Introduction

Binning is the process of transforming numerical or continuous data into categorical data. It is a common data pre-processing step of the model building process.

rbin has the following features:

  • manual binning using shiny app
  • equal length binning method
  • winsorized binning method
  • quantile binning method
  • combine levels of categorical data
  • create dummy variables based on binning method
  • calculates weight of evidence (WOE), entropy and information value (IV)
  • provides summary information about binning pre-processing

Manual Binning

For manual binning, you need to specify the cut points for the bins. rbin follows the left closed and right open interval ([0,1) = {x | 0 ≤ x < 1}) for creating bins. The number of cut points you specify is one less than the number of bins you want to create i.e. if you want to create 10 bins, you need to specify only 9 cut points as shown in the below example. The accompanying RStudio addin, rbinAddin() can be used to iteratively bin the data and to enforce monotonic increasing/decreasing trend.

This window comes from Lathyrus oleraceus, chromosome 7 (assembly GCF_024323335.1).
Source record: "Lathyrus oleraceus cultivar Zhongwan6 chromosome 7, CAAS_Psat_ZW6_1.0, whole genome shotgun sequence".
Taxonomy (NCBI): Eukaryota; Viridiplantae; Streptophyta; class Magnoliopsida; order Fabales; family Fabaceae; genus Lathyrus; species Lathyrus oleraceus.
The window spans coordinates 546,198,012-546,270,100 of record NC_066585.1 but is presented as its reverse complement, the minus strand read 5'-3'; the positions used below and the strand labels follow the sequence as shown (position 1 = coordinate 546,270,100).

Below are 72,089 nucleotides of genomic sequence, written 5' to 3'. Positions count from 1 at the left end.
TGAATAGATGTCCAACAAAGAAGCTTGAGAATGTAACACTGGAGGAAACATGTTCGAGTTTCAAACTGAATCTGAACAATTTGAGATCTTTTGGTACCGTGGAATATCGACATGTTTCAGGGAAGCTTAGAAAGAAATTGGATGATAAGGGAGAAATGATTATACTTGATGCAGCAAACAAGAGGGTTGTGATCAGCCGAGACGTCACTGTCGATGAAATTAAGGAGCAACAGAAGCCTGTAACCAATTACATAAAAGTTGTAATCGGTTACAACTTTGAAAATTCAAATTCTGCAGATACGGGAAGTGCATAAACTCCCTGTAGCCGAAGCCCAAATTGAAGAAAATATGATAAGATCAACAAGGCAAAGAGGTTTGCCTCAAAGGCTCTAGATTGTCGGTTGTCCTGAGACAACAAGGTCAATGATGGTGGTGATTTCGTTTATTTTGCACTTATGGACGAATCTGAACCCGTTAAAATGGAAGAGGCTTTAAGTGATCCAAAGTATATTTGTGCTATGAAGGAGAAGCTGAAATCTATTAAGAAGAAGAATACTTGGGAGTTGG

After finalizing the bins, you can use rbin_create() to create the dummy variables.

Plot

# plot
plot(bins)

Factor Binning

You can collapse or combine levels of a factor/categorical variable using rbin_factor_combine() and then use rbin_factor() to look at weight of evidence, entropy and information value. After finalizing the bins, you can use rbin_factor_create() to create the dummy variables. You can use the RStudio addin, rbinFactorAddin() to interactively combine the levels and create dummy variables after finalizing the bins.

Combine Levels

upper <- c("secondary", "tertiary")
out <- rbin_factor_combine(mbank, education, upper, "upper")
table(out$education)
#> 
#> primary unknown   upper 
#>     691     179    3651

out <- rbin_factor_combine(mbank, education, c("secondary", "tertiary"), "upper")
table(out$education)
#> 
#> primary unknown   upper 
#>     691     179    3651